About Orthodox Faith

A Candle

What does a person entering church do first of all? In nine cases out of ten —he buys a candle. Our joining the real Christian rituality begins with a small wax candle. It is impossible to imagine an Orthodox church without burning candles.

The interpreter of the Liturgy, the Holy Fool-for-Christ Simeon of Thessalonica (XV century), said that pure wax symbolizes the purity and innocence of people offering it. The wax is offered as a sign of our repentance for our obstinacy and willfulness. The softness and malleability of the wax speak of our readiness to obey God. The flame of the candle shows the warmth of love to God. We should not put up a candle just for the sake of the ritual, with our remaining cold. The outward action must be supported by a prayer, be it even a simple one expressed in your own words.

Candles are indispensable during church services. The newly baptized and those undergoing the mystery of marriage are holding candles. The burial service is read in in the presence of many burning candles. Believers are forming a procession of the Cross holding candles and shielding the flame from the wind with their hands. There are no strict rules about the number of candles to be put or any definite place to put them. To buy a candle is a small sacrifice to God, a sacrifice which is voluntary and not burdensome. A big and expensive candle is not more gracious than a small one.

Those who come to church regularly usually put several candles: to the icon celebrated on that day—it is usually placed on the lectern in the center of the church; also to the icons of the Savior and the Holy Theotokos—in a prayer for the your living relations, to the Crucifix on a small rectangular table holding candles (canon) for the departed to rest in peace. If you wish you can put a candle to any icon of a saint or saints.

Sometimes there are so many burning candles on the candleholder in front of an icon that there is no room to put yours. You should not put out somebody else’s candle for the sake of yours, it would be better to ask someone working in the church to put it there later. Do not be embarrassed by somebody putting out your candle when the service is over—the sacrifice has already been accepted by God. You should not listen to ales about the necessity to put a candle only with your right hand, about the misfortunes to happen if the flame of your candle went out, and that it is a deadly sin to melt the candle at the bottom in order to fix it better in the candleholder, etc. There are many superstitions associated with church and all of them are meaningless.

Your bees wax candle is pleasing to God. But He appreciates the burning ardor of your heart much more. Our spiritual life and participation in service cannot be limited to putting up a candle. The candle itself would not deliver us from sins, would not bring us closer to God, neither will it give us strength for resistance in the invisible battle. A candle is full of symbolic meaning, but we are saved not by a symbol, but by a real entity—God’s grace.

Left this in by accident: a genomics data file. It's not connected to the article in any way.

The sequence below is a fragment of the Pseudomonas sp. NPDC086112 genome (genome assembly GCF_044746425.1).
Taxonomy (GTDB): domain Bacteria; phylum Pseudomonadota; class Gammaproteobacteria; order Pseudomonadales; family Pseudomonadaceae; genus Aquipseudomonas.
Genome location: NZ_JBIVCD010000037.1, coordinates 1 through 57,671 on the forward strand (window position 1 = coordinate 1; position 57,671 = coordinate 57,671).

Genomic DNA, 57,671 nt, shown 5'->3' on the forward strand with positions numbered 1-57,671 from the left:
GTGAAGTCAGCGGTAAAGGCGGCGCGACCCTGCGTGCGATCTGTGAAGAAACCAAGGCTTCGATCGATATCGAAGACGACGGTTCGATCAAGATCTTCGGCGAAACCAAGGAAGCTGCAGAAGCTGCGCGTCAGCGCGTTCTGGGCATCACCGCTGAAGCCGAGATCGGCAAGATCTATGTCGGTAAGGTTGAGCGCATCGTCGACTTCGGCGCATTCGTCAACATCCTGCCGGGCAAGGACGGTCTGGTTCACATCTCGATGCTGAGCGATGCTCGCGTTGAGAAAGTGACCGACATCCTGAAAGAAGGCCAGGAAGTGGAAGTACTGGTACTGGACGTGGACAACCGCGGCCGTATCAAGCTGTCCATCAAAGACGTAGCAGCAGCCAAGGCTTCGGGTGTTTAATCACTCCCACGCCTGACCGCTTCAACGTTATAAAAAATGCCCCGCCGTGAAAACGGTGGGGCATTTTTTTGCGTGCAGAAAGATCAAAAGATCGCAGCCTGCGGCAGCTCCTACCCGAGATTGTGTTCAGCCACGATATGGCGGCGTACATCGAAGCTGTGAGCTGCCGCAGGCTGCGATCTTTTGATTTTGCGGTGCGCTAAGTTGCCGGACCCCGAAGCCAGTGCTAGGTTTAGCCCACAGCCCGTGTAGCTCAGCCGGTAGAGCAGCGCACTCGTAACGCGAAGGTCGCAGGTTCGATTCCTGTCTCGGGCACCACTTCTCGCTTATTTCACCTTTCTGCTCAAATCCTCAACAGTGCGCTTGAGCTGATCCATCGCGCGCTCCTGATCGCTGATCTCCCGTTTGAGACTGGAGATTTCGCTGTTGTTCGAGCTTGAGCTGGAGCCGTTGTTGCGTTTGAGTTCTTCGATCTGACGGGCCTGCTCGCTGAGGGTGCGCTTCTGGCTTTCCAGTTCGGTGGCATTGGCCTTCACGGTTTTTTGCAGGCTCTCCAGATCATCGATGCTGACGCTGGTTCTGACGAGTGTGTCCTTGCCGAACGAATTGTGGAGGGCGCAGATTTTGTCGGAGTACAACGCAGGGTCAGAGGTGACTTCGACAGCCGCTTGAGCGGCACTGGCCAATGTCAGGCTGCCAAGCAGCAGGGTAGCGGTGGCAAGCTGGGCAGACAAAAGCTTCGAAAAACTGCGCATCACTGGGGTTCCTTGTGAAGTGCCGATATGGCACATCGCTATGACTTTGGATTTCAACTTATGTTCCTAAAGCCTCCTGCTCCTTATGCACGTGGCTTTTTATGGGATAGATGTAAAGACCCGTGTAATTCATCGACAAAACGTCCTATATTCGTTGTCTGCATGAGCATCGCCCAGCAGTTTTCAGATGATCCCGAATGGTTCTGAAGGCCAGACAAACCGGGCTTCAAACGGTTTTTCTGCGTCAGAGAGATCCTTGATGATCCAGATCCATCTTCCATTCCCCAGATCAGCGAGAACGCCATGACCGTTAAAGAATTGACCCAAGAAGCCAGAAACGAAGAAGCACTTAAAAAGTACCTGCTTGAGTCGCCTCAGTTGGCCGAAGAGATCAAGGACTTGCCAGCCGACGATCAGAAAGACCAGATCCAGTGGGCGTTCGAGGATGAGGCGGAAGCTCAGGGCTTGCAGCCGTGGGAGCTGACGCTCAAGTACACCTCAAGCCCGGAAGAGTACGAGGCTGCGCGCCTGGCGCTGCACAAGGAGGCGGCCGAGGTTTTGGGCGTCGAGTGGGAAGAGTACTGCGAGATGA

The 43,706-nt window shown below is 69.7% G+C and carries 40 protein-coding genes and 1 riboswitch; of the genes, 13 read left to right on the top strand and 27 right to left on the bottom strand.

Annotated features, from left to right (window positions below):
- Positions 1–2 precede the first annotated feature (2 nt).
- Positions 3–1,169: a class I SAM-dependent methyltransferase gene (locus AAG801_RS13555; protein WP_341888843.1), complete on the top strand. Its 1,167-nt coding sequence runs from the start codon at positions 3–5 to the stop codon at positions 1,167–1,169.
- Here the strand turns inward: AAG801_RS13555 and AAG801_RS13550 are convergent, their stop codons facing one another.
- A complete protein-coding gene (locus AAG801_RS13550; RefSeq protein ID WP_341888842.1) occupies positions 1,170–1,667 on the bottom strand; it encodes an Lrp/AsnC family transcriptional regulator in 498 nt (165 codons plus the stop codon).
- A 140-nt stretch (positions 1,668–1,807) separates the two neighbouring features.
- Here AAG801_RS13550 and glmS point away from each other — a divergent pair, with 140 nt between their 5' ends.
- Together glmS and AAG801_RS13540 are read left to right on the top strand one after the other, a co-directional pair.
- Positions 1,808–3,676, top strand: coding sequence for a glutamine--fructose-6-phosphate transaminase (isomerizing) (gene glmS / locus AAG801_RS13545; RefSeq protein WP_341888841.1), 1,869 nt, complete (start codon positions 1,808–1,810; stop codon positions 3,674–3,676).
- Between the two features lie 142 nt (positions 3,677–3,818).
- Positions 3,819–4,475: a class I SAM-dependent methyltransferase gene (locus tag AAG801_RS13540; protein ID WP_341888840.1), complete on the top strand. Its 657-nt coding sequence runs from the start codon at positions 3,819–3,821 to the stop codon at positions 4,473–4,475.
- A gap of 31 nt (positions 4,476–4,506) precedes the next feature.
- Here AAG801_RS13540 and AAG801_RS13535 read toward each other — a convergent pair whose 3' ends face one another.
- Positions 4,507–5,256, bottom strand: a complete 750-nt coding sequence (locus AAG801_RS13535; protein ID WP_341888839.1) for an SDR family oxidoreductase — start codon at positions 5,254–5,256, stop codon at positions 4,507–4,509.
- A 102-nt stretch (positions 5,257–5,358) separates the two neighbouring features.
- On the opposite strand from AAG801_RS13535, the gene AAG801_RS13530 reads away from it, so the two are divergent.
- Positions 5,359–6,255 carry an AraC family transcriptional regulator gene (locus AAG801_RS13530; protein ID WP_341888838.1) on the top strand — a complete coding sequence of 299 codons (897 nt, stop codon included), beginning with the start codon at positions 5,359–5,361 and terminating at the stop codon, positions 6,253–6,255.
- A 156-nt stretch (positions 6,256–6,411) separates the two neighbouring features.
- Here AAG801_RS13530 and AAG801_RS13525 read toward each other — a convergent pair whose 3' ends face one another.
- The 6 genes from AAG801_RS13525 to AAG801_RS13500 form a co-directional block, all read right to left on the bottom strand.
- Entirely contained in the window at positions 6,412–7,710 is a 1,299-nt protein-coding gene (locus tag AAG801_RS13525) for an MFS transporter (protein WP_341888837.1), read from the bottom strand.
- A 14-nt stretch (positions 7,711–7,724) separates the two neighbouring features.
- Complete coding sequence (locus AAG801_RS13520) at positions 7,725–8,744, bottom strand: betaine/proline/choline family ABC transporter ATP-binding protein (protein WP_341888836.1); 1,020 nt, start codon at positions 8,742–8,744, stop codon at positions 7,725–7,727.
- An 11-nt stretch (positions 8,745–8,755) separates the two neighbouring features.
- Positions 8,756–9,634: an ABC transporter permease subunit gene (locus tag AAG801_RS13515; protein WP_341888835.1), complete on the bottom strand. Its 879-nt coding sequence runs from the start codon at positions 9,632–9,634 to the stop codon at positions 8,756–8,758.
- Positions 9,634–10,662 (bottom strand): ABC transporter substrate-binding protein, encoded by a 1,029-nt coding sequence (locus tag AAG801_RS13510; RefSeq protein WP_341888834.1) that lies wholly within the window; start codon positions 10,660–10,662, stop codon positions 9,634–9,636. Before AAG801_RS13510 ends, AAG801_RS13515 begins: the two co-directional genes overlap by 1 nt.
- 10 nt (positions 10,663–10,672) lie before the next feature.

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Holy Water

The practice of blessing water on the day of Christ’s Baptism was already existent in the 3rd century. This holy water is used to sprinkle and bless icons, liturgical articles, priestly vestments and crosses. It is also used to bless houses, food, automobiles and other articles. When received with faith, it has the power to cure both physical and spiritual infirmities. Although holy water cannot replace Holy Communion, it can be taken instead of Communion by one who is, for one reason or another, deprived of the consolation of the Sacrament. During times of despondency, confusion and spiritual turmoil it offers tranquility and relief. For this reason Christians keep this holy water in a special place in their homes near icons and partake of it in the morning, with prayer before eating any food.

“On the Feast of Theophany, that is the Day of the Lord’s Baptism, every year a great miracle is performed. The Holy Spirit, coming down upon the water, changes its natural properties. It becomes incorrupt, that is, it does not spoil, remains transparent and fresh for many years, receives the grace to heal illnesses, to drive away demons and every evil power, to preserve people and their dwellings from every danger, to sanctify various objects whether for church or home use. Therefore, Orthodox Christians with reverence drink Holy Water–a great Agiasma (holy thing), as the Greeks call it.

“One should have at home enough Theophany water so that it will last the whole year, and make use of it at every need: in cases of illness, leaving on a journey, whenever one is upset, students when going to examinations. They do well who daily, before eating any kind of food, drink a little Holy Water. It strengthens the powers of the soul–if it is done, of course, with prayer and reverence, and one does not merely expect from it a mechanical result” (St. John of Shanghai and San Francisco).

Prayer Before Consuming Prosphora and Holy Water

“O Lord my God, may Thy holy gift and Thy holy water be unto the enlightenment of my mind, unto the strengthening of my spiritual and physical powers, unto the health of my soul and body, unto the taming of my passions and weaknesses, according to Thy limitless mercy, through the prayers of Thy Most-pure Mother and of all Thy Saints. Amen.”

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